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Publication: China Brief Volume: 11 Issue: 13 July 15, 2011 04:43 PM Age: 2 yrs Category: China Brief, Home Page, Economics, Military/Security, China and the Asia-Pacific Cloud computing zone in Liang Jiang New Area, Chongqing In March 2011, the municipal government of Chongqing announced its intention to construct a special economic “cloud computing zone” (yun tequ), the largest such zone in Asia (Nanfang Zhoumo, June 16). Not only will this initiative offer participating foreign companies with the unique IT services provided by the “cloud,” but it will also allow these companies to circumvent the “Great Firewall” that restricts the Chinese public’s internet access.
15 December 2011 Last updated at 10:56 ET By Martin Patience BBC News, Wukan, Guangdong province Many protesters say they will continue to make a stand, despite government concessions At first light, the sound of mourning music could be heard across the rooftops. Wukan - home to more than 10,000 people - is a village in revolt. Local officials have fled and the villagers have set up makeshift roadblocks - branches covering the street - at the village's entrances.
Jonathan Mirsky AFP/Getty Images Chinese police raiding an unlicensed newsstand selling banned publications, Beijing, October 18, 2011
Exit from comment view mode. Click to hide this space Comments View/Create comment on this paragraph NEWPORT BEACH – Imagine for a moment that you are the chief policymaker in a successful emerging-market country. You are watching with legitimate concern (and a mixture of astonishment and anger) as Europe’s crippling debt crisis spreads and America’s dysfunctional politics leave it unable to revive its moribund economy. Would you draw comfort from your country’s impressive internal resilience and offset the deflationary winds blowing from the West; or would you play it safe and increase your country’s precautionary reserves? Comments View/Create comment on this paragraph That is the question facing several emerging-market economies, and its impact extends well beyond their borders.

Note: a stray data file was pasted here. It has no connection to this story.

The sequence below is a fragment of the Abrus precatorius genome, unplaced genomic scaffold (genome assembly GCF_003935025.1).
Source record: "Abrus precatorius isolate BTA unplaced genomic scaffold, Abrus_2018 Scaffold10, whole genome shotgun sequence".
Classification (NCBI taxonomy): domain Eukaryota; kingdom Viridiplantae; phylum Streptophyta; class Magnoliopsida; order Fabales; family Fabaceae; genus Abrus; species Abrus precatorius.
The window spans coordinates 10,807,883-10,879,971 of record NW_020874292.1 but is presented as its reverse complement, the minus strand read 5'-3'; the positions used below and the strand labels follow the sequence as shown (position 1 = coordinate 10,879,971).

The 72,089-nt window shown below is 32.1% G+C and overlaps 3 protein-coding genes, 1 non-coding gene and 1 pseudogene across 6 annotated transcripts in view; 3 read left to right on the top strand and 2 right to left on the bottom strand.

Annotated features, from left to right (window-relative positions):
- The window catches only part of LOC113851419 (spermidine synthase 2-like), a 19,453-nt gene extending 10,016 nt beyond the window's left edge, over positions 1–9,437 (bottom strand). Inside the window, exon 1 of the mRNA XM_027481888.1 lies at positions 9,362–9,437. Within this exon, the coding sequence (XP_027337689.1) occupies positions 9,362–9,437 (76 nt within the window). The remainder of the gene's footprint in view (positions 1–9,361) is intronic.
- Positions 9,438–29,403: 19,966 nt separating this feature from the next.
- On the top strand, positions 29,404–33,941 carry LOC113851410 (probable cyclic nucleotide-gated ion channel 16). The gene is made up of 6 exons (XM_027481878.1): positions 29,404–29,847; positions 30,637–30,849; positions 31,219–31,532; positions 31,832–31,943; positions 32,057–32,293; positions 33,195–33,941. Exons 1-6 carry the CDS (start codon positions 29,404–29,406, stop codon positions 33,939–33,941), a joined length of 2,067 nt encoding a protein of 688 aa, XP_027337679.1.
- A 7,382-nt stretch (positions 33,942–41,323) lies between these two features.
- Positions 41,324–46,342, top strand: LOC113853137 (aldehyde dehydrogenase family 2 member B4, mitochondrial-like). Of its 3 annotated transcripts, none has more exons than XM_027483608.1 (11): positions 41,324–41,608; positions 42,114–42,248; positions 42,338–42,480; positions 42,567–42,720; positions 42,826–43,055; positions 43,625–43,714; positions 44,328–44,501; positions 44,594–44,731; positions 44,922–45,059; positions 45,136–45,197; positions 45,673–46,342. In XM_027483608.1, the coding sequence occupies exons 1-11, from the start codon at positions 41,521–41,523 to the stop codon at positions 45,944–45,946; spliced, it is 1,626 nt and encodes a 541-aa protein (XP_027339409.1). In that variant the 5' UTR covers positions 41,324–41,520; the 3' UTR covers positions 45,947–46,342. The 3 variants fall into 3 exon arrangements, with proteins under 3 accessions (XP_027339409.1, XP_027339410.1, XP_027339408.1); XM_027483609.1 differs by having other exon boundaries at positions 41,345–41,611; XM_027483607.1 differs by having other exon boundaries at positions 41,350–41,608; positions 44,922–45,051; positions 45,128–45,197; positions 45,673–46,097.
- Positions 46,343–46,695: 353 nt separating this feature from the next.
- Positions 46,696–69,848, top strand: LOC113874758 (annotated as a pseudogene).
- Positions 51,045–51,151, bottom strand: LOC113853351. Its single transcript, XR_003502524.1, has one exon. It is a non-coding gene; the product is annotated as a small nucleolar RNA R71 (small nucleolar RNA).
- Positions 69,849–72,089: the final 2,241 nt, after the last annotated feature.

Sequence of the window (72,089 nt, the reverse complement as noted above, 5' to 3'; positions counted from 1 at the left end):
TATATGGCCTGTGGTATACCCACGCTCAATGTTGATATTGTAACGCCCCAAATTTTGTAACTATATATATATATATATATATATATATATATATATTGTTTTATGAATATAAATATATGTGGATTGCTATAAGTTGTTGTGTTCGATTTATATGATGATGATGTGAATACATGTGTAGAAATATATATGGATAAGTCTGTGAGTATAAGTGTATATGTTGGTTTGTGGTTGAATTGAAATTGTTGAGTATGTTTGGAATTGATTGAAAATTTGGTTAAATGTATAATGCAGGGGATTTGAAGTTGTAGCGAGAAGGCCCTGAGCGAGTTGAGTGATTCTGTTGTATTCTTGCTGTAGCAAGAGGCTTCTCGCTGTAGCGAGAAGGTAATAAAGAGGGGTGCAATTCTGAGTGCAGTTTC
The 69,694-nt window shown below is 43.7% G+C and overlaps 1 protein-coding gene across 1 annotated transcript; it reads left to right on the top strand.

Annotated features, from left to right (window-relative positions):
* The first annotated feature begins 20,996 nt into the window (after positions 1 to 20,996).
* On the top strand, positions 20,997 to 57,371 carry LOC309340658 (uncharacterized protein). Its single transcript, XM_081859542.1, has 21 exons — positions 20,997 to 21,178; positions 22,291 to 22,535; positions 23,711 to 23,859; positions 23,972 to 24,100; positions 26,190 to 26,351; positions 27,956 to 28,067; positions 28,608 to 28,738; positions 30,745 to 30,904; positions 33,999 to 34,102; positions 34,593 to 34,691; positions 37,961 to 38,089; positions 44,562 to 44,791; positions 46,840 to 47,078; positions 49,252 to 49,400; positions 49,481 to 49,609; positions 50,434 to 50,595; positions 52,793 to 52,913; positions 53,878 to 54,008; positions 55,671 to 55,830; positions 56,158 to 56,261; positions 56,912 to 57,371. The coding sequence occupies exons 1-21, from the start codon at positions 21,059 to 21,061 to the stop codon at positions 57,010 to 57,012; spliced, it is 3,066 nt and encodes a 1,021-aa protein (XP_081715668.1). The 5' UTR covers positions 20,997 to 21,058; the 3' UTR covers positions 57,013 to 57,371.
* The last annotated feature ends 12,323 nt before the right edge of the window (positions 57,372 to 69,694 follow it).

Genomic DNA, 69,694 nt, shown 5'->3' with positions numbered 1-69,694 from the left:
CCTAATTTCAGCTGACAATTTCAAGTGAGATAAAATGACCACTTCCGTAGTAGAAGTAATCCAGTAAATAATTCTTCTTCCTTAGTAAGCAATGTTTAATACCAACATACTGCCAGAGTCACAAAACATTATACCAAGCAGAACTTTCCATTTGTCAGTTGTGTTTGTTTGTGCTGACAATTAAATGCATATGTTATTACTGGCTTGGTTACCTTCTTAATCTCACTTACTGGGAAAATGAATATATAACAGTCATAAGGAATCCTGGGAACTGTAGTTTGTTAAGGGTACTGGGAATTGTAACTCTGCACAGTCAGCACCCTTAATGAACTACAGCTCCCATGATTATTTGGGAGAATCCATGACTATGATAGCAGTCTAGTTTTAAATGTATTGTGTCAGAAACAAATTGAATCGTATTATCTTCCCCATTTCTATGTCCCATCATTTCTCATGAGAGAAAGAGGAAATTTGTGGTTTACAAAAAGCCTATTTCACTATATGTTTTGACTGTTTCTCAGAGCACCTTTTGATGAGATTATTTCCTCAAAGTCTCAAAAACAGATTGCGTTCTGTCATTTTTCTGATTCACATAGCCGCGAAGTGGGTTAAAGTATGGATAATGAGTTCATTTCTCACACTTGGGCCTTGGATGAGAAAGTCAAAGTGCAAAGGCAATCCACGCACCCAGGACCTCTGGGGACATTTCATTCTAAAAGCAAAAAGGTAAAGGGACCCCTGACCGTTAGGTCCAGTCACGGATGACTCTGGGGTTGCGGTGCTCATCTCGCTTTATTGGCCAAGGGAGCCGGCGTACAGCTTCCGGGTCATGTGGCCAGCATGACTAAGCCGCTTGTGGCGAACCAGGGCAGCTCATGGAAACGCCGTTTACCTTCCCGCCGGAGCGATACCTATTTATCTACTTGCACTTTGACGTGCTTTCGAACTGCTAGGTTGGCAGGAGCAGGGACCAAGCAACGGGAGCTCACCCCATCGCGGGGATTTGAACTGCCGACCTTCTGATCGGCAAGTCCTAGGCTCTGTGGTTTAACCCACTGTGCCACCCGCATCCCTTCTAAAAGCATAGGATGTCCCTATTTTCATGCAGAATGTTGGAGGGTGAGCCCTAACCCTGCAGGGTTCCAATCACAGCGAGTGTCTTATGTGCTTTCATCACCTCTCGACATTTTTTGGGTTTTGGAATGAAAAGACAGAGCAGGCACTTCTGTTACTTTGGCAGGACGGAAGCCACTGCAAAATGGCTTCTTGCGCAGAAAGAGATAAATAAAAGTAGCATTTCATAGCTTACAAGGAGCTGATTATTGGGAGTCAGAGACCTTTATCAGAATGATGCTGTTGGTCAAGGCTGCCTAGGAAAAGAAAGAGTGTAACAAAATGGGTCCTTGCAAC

By James Kwak Two years ago I wrote a post arguing that smart, well-educated, hard-working people did not deserve to make more money than other people, at least not as a normative (as opposed to a utilitarian) matter. Last night I was re-reading A Theory of Justice by John Rawls. This is what he has to say on the matter (§ 12, pp. 73–74): “[The liberal conception of the second principle of justice] still permits the distribution of wealth and income to be determined by the natural distribution of abilities and talents. Within the limits allowed by the background arrangements, distributive shares are decided by the outcome of the natural lottery; and this outcome is arbitrary from a moral perspective.
For all China's potential, it faces very real obstacles that it might not be ready to acknowledge Students attend their college graduation ceremony in Shanghai's Fudan University / Reuters I spent two days recently at the second annual FutureChina Global Forum in Singapore, a conference on major trends in China sponsored by BusinessChina , itself an organization created by former Singaporean Prime Minister Lee Kwan Yew to help his country become "the leading bilingual and bi-cultural channel for closer collaboration with China" as well as to strengthen knowledge of Chinese language and culture in Singapore itself.